Now that the content of the European-wide balanced budget treaty has been finalized, how does it stack up? In my last blog piece, I noted out that any permanent balanced budget rule is inappropriate because, in the long-term, it implies zero public debt. This is inconsistent with the proposition that moderate levels of public debt have a legitimate role to play, particularly in the financing of infrastructure. In the final version of the treaty, we now have a provision which relaxes marginally the budget balance requirements for countries which have debt levels significantly below 60 percent. Does this then solve the problem?
The answer is that, while the new provision helps, it does not resolve the fundamental contradiction between the new treaty and the European Union's long-standing 60 percent debt limit. The new provision (article 1(d)) permits countries with a debt/GDP ratio "significantly below" 60 percent and "where risks in terms of long-term sustainability of public finances are low" to run structural deficits not exceeding 1 percent of GDP. It is, however, a matter of simple budget arithmetic to see that overrides the 60 percent debt limit. For a country with a long-term nominal growth rate of 4 percent, for example, a 1 percent structural deficit implies the long-term reduction of the debt/GDP ratio to 26 percent. If the nominal growth rate is 6 percent, a 1 percent structural deficit limit will push debt down ultimately to a mere 18 percent of GDP. Depending on national circumstances (in particular, the extent of long-term demographic-related fiscal pressures), these are likely to be levels well below what is required by fiscal sustainability. Moreover, they have the perverse effect that countries with the fastest growth rates – and therefore the greatest need of public infrastructure – will be required to maintain lower levels of debt.
A more logical approach would have been to apply the balanced budget rule only to countries with excessive debt levels. In such an approach, a balanced budget rule would act as a mechanism for forcing a gradual reduction of excessive debt levels (when macroeconomic conditions permit).
Even here, however, there is a problem. The European Union has already quite recently put in place new rules for the mandatory reduction of excessive debt levels. I refer to the component of the "six pack" reforms which requires countries with debt levels in excess of the 60 percent limit to reduce excess debt by one-twentieth each year. The new balanced budget rules will mean that there will be two quite different rules which specify the minimum rate at which countries with excessive debt levels are required to reduce the debt. For example, for a country with a debt/GDP ratio of 100 percent and a 4 percent rate of nominal GDP growth, the new balanced budget rule will mandate that debt be reduced by 3.35 percent per year. By contrast, the one-twentieth rule requires a reduction of 2 percent per year. There is absolutely no logic in having two different and contradictory rules governing debt reduction.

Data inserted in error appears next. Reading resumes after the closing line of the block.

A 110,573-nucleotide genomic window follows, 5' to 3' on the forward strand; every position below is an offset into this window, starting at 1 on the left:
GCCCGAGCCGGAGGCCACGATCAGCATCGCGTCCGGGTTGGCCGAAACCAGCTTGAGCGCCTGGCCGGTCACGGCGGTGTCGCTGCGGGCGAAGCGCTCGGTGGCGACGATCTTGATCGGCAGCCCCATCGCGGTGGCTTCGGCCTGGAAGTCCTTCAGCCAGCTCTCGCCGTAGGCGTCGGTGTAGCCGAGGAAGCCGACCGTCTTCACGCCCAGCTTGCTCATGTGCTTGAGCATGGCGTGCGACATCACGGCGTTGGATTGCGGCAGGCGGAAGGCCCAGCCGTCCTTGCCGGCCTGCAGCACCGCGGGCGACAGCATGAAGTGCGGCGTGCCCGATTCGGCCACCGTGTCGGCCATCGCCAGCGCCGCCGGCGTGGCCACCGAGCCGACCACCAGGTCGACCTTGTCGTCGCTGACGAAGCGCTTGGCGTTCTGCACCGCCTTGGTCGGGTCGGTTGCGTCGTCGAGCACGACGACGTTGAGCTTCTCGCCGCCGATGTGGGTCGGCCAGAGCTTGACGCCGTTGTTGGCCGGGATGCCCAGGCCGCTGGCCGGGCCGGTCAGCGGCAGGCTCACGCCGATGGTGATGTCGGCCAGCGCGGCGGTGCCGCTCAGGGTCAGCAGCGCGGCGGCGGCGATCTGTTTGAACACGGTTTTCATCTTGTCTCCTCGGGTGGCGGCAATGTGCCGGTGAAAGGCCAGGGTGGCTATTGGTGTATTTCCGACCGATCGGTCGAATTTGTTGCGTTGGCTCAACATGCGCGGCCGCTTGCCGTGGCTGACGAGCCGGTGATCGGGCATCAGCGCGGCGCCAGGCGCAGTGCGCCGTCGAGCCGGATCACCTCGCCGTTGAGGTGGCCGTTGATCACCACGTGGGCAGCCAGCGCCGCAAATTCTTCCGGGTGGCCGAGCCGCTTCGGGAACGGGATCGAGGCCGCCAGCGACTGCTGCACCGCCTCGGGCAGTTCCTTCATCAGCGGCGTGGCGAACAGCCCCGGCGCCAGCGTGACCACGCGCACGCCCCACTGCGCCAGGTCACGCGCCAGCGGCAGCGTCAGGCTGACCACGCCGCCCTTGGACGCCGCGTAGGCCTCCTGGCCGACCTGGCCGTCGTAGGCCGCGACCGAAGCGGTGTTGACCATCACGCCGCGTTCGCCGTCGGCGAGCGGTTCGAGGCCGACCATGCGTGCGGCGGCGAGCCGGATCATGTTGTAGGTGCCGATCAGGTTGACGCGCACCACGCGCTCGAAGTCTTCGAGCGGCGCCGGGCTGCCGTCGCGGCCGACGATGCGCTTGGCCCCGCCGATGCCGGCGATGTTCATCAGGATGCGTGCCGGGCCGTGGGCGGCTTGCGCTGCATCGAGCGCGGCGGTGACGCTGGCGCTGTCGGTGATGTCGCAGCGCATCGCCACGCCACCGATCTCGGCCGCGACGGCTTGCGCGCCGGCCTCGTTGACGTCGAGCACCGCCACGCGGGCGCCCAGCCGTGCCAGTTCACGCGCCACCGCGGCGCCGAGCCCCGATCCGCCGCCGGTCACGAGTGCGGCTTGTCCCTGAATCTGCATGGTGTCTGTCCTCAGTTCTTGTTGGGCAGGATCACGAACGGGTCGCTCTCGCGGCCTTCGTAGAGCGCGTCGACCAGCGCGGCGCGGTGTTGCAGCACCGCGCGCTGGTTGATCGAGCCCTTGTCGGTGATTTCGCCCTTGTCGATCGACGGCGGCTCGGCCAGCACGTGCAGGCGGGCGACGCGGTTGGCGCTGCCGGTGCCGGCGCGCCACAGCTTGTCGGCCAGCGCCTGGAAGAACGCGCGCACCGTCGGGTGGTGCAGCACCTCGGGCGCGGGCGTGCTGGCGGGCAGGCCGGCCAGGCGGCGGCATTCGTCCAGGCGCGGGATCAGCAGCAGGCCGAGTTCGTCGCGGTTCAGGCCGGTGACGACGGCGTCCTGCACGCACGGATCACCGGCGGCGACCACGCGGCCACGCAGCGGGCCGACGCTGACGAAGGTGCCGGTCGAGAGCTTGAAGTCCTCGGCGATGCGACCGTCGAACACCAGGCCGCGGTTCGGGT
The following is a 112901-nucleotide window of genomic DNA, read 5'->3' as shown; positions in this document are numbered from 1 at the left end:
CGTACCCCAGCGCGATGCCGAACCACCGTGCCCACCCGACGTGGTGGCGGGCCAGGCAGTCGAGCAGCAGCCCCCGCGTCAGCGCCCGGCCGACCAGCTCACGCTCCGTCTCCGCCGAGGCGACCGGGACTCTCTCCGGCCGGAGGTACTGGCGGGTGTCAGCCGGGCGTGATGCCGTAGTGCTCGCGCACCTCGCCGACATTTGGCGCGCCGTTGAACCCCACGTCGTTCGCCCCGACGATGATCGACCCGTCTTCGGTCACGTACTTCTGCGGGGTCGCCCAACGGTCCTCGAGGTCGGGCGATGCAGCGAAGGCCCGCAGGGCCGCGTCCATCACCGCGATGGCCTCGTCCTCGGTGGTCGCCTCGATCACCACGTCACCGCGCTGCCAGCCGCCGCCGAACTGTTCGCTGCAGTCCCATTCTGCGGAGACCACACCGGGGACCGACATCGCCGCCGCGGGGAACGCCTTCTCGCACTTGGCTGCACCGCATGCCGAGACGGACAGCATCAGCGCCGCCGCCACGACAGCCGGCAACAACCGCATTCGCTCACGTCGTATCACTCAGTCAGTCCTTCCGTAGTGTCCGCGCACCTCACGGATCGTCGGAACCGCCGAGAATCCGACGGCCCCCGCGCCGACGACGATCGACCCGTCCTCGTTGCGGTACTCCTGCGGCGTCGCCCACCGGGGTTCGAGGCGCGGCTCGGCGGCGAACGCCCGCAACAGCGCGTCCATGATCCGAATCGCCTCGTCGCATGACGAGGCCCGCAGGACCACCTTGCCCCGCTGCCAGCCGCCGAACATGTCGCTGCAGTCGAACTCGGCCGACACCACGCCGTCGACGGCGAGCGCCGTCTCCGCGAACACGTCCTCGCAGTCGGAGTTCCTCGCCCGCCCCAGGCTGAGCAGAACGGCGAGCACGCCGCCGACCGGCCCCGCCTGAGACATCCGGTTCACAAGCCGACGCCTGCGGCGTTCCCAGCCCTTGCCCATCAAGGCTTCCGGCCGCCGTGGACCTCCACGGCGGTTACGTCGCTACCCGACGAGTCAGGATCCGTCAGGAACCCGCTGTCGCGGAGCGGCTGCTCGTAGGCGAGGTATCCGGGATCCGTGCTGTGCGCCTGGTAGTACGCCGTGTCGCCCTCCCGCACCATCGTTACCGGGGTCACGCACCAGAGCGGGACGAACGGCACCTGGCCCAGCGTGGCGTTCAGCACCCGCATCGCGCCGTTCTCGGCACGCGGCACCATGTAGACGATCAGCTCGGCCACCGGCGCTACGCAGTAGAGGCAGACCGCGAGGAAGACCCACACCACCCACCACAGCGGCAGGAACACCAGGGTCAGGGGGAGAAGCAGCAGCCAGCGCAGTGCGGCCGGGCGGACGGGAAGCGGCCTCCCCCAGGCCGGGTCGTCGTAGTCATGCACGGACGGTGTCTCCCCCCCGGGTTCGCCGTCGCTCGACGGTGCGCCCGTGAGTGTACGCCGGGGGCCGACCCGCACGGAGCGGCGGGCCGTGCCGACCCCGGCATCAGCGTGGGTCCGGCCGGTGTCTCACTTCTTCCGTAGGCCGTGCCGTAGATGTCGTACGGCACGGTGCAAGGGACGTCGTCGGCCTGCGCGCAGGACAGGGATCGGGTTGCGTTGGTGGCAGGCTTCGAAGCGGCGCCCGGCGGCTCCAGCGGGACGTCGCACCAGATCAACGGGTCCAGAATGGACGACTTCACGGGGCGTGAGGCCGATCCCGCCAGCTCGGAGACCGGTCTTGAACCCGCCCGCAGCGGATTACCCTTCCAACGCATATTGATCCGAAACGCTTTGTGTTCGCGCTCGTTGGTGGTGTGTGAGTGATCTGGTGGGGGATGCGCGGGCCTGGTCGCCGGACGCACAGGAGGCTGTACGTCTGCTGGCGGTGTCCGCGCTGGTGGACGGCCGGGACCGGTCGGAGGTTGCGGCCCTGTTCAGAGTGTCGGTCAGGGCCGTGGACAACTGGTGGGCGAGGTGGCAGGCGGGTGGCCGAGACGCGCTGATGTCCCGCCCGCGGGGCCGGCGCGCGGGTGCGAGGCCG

It is clear, therefore, that the new balanced budget rule remains fundamentally inconsistent not only with the long-established European Union debt limit (60 percent) and deficit limit (3 percent), but also with the new rule governing the rate of reduction of excessive debt. Yet the text of new treaty makes repeated references to these rules, as if all it were doing is to reinforce them.
In the short to medium term, it helps in this context that the rules set out in the new treaty will be mandatory only for countries which have already adopted the euro. Newer EU members which continue to use their own national currencies will thus in the short run be bound by the treaty provisions only if they choose to be so bound.